If you're reading this, it's likely that you no longer look askance at a slug of gin on its own. If a double-barreled salvo of juniper is no longer a deterrent to your enjoyment, welcome to the next level.
Gin Mare is one of those gins for people who like gin. What allows it to win my personal admiration is that it's not only full-flavored, but distinctive. In a blind pour of this and any three other gins, I guarantee you'll be able to pick this one out. I credit that to the botanical blend for Gin Mare, which is as esoteric as it is delicious: the four prominent ingredients, besides juniper, are rosemary, thyme, basil, and olives.
Yep, you heard me right: olives. This allows Gin Mare to become, essentially, a dirty martini in a bottle. But a well-made dirty martini, mind you! The spirit itself is pleasingly, deliciously salty, but its supporting cast of flavors each reveal themselves over the course of the taste experience. Gin Mare arrives with a bit of sweetness and basil. As it mellows out, there's a burst of rosemary and thyme, followed by the juniper carrying up the rear. And the whole time, it feels like you're chewing on the wonderful umami-richness of a fancy Kalamata olive.
Let's pause on how wonderful this is for just a moment. There are great gins that know what the London Dry drinkers want and double down on the juniper. There are superb "New American" style gins that amp up the citrus and brightness. There are excellent gins that combine unconventional botanicals in such a way that they become more than the sum of their parts. However, Gin Mare is unique to me in that it goes all out on being savory.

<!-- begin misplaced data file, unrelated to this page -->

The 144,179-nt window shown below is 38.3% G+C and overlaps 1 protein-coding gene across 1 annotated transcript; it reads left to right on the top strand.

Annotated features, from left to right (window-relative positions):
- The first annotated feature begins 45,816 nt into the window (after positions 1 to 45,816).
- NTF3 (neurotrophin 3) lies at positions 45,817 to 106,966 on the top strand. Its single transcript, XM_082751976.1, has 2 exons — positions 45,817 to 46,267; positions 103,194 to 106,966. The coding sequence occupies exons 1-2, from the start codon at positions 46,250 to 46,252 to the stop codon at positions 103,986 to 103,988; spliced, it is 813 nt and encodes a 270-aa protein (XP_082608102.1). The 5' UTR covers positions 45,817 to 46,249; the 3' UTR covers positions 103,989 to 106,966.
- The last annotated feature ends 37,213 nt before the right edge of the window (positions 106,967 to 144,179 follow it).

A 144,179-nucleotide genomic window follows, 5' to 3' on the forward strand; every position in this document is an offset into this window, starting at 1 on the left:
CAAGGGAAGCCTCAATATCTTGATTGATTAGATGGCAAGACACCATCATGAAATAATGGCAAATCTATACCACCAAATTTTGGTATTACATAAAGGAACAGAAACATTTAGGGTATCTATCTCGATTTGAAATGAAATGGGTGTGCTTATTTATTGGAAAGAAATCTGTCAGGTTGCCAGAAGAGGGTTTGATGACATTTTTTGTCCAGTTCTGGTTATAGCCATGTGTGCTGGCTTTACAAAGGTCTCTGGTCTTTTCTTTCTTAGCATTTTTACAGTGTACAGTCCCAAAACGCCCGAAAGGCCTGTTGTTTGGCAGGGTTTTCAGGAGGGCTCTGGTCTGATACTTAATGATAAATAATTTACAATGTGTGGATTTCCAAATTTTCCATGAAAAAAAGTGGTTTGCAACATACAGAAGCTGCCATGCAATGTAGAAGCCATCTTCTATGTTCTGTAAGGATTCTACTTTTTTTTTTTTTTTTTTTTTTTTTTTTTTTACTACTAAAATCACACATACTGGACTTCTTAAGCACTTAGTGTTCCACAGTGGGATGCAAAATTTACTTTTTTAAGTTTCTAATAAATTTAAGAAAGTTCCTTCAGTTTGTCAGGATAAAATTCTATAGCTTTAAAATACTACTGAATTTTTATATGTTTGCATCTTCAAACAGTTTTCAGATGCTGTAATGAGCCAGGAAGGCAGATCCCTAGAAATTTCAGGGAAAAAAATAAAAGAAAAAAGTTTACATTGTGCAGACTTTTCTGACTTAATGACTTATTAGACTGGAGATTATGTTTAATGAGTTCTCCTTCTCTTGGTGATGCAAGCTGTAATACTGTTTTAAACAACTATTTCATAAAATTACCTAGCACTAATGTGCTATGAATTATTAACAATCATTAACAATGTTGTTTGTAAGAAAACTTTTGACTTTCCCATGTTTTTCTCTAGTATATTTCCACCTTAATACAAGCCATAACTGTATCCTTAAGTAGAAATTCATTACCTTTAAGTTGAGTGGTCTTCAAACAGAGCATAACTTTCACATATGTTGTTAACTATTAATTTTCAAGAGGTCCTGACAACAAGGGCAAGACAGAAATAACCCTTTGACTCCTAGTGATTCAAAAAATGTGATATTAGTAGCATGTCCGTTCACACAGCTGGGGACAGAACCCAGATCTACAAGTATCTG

As with a lot of these extremely big gins, I'd say they're best tasted on their own. Which, unfortunately, eliminates a significant amount of the spirit-drinking populace that can't abide drinking gin straight up. The saltiness of Gin Mare makes it overkill for a dirty martini (or even a martini in general, since it's got aromatics and herbs to spare), and it won't play nice with cocktails that combine gin with fruit. There, Nolet's or Broker's are much better choices.
However, I think that Gin Mare would probably work (fittingly) in a Spanish gin and tonic, which uses lemon in place of lime and adds in a generous branch of rosemary to be muddled in and used as a stirring implement. In such an application, you're complimenting the already generous lemon and rosemary inherent in the spirit itself.
If you're new to gin, would I say this is the first bottle you should rush out and purchase? Probably not: there are other more reserved choices that I think are a little more accommodating to a new palate (but, are equally as good). That said, there's a lot of people out there who start off liking their hair pulled a little bit when they're fooling around. Then, a few years later in a David Byrne kind of moment, they get hit with a riding crop in the middle of a dungeon and wonder, "How did I get here?" If that analogy sounds like your relationship with gin, then where Gin Mare is concerned, I'd say take the ride.